Bialar Crais looked up from his desk and Crichton regarded him silently. Hell they'd all changed in the last ten cycles, but none more so than Crais. If it was possible, Crais seemed to have aged more than Crichton himself had. And he would continue to if he kept pulling these all- nighters.

"Crais man," Crichton said, seriously this time. "Go to bed. I'll take over."

"You are merely my advisor, Crichton, you cannot give me orders," Crais' matter-of-fact tone even more annoying because he was right.

"I'm your equal in rank, so you can't overrule me either. Plus, if I called Doctor Taan up here, she'd take one look at you and order you to take six weekens' bed rest. And she *can* overrule you," Crichton said, smirking at Crais.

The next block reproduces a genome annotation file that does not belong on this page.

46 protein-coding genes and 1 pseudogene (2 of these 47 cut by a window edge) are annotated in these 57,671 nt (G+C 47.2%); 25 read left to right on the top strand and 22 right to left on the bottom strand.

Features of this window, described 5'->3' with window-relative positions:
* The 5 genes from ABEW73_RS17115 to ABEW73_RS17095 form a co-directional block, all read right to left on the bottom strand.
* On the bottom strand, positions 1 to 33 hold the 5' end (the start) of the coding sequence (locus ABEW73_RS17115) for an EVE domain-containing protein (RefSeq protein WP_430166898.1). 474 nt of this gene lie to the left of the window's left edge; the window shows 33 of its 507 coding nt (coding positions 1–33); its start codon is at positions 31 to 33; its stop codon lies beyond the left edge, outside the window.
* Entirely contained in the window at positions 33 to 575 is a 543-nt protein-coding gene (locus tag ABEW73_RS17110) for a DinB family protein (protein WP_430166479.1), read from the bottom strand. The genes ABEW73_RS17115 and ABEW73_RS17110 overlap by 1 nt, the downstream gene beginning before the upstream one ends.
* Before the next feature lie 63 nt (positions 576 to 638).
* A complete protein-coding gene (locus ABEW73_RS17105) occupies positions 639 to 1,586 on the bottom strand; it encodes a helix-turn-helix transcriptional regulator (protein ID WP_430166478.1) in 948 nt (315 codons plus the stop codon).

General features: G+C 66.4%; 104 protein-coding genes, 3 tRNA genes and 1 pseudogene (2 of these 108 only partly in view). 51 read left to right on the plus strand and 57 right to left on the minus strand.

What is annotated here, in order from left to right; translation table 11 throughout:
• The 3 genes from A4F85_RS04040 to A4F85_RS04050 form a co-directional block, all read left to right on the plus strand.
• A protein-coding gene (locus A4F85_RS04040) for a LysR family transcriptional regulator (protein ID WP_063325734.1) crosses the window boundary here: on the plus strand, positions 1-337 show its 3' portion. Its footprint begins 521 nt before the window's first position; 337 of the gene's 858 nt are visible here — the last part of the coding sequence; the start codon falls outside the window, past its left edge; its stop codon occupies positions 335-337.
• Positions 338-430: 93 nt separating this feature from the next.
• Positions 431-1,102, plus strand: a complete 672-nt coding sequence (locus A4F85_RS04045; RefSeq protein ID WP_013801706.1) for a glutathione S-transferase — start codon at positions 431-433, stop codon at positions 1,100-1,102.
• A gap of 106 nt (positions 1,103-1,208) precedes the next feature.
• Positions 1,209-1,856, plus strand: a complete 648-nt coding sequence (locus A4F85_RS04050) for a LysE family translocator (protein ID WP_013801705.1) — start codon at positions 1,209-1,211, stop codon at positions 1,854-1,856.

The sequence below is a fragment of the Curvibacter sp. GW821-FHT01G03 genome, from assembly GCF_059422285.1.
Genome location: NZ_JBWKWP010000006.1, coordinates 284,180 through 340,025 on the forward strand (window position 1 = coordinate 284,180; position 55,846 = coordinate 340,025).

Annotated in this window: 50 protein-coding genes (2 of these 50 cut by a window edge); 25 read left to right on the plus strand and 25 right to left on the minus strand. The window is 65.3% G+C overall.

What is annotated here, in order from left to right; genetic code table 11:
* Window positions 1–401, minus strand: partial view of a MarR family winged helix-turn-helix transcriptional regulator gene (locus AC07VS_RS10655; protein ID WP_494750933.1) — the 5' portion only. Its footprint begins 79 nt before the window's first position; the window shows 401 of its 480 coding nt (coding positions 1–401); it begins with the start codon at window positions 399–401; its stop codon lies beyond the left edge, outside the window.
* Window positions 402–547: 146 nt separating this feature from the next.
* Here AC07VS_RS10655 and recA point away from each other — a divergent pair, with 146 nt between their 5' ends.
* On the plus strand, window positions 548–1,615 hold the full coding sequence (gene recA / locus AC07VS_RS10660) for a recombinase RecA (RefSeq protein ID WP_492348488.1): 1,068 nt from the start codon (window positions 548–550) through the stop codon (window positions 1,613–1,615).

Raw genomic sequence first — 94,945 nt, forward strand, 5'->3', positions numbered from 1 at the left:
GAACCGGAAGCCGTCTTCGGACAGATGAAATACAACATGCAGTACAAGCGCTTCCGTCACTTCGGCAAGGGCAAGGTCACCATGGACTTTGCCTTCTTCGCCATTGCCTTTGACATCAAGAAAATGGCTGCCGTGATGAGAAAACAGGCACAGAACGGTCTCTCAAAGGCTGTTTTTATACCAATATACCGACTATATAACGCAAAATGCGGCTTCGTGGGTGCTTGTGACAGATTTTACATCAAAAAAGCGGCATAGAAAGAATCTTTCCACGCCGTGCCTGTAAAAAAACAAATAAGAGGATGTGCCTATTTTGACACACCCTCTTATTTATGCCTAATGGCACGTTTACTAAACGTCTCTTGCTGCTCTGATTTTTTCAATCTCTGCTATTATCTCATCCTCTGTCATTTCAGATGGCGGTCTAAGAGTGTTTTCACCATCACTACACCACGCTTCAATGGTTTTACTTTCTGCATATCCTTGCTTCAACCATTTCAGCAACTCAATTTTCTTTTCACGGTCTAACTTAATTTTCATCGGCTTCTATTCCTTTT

The lines of tension around Crais' mouth deepened. Crichton was right, unfortunately. He should never have promoted him.

"Very well," Crais said, through clenched teeth. "You will restrict your activities to those areas that are absolutely essential and leave the rest to myself. Is that understood, Captain?"

Crichton gave a jaunty salute. "Yes, Captain," he replied, smiling smugly.

Crais forcibly restrained himself from punching Crichton and nodded sharply, walking out of his office and leaving his duties to Crichton's tender mercies.


Life, Crichton had decided several cycles ago, was pretty good. The day he'd realised that he could have Aeryn or he could have Earth had been a turning point. Their decision to leave Moya, heart-wrenching even with their former shipmates now scattered across the uncharted territories, had turned out to be one of the best they had ever made. Fate had smiled on them. Living planet-side again, at the HQ base far from Peacekeeper space, was a welcome change. They had a lot to be thankful for.